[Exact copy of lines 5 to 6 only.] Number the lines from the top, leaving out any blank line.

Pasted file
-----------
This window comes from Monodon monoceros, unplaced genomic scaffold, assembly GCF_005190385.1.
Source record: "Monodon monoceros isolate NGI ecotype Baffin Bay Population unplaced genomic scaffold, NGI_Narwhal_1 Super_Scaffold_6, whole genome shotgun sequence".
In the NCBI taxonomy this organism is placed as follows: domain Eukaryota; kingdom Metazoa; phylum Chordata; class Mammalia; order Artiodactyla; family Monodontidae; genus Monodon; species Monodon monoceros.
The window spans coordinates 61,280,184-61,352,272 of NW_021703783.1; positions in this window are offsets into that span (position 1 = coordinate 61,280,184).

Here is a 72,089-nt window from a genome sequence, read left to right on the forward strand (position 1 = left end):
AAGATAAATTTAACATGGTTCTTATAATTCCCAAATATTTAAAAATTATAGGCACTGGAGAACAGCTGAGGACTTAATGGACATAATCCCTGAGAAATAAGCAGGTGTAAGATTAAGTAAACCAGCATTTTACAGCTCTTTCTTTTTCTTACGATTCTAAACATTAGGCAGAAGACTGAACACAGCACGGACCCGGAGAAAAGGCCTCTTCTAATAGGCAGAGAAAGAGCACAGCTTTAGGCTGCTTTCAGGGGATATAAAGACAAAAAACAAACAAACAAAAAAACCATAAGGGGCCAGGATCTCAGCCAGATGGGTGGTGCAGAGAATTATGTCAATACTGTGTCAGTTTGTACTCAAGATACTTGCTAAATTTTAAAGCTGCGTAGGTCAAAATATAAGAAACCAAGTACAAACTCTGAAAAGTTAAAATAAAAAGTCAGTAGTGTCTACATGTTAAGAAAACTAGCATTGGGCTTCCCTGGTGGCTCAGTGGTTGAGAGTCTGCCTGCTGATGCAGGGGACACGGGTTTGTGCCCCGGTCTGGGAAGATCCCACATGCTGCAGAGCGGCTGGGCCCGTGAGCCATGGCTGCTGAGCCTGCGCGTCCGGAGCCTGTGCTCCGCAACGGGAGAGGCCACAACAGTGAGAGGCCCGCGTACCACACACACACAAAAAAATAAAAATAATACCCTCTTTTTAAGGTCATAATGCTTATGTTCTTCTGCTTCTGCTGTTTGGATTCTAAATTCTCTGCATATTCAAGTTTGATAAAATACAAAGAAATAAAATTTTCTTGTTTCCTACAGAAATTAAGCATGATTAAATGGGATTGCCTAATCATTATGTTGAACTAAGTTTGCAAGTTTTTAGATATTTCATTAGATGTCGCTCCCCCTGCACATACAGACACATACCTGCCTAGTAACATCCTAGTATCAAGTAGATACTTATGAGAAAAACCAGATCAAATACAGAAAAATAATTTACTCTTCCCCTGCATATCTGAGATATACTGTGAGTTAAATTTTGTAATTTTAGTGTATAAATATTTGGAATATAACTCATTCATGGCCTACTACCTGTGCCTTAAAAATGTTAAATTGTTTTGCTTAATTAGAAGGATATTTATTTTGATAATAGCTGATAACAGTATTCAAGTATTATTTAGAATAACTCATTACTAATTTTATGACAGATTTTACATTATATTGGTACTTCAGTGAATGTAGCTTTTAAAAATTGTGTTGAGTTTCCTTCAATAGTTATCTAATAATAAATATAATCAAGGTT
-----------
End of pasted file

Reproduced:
Here is a 72,089-nt window from a genome sequence, read left to right on the forward strand (position 1 = left end):
AAGATAAATTTAACATGGTTCTTATAATTCCCAAATATTTAAAAATTATAGGCACTGGAGAACAGCTGAGGACTTAATGGACATAATCCCTGAGAAATAAGCAGGTGTAAGATTAAGTAAACCAGCATTTTACAGCTCTTTCTTTTTCTTACGATTCTAAACATTAGGCAGAAGACTGAACACAGCACGGACCCGGAGAAAAGGCCTCTTCTAATAGGCAGAGAAAGAGCACAGCTTTAGGCTGCTTTCAGGGGATATAAAGACAAAAAACAAACAAACAAAAAAACCATAAGGGGCCAGGATCTCAGCCAGATGGGTGGTGCAGAGAATTATGTCAATACTGTGTCAGTTTGTACTCAAGATACTTGCTAAATTTTAAAGCTGCGTAGGTCAAAATATAAGAAACCAAGTACAAACTCTGAAAAGTTAAAATAAAAAGTCAGTAGTGTCTACATGTTAAGAAAACTAGCATTGGGCTTCCCTGGTGGCTCAGTGGTTGAGAGTCTGCCTGCTGATGCAGGGGACACGGGTTTGTGCCCCGGTCTGGGAAGATCCCACATGCTGCAGAGCGGCTGGGCCCGTGAGCCATGGCTGCTGAGCCTGCGCGTCCGGAGCCTGTGCTCCGCAACGGGAGAGGCCACAACAGTGAGAGGCCCGCGTACCACACACACACAAAAAAATAAAAATAATACCCTCTTTTTAAGGTCATAATGCTTATGTTCTTCTGCTTCTGCTGTTTGGATTCTAAATTCTCTGCATATTCAAGTTTGATAAAATACAAAGAAATAAAATTTTCTTGTTTCCTACAGAAATTAAGCATGATTAAATGGGATTGCCTAATCATTATGTTGAACTAAGTTTGCAAGTTTTTAGATATTTCATTAGATGTCGCTCCCCCTGCACATACAGACACATACCTGCCTAGTAACATCCTAGTATCAAGTAGATACTTATGAGAAAAACCAGATCAAATACAGAAAAATAATTTACTCTTCCCCTGCATATCTGAGATATACTGTGAGTTAAATTTTGTAATTTTAGTGTATAAATATTTGGAATATAACTCATTCATGGCCTACTACCTGTGCCTTAAAAATGTTAAATTGTTTTGCTTAATTAGAAGGATATTTATTTTGATAATAGCTGATAACAGTATTCAAGTATTATTTAGAATAACTCATTACTAATTTTATGACAGATTTTACATTATATTGGTACTTCAGTGAATGTAGCTTTTAAAAATTGTGTTGAGTTTCCTTCAATAGTTATCTAATAATAAATATAATCAAGGTT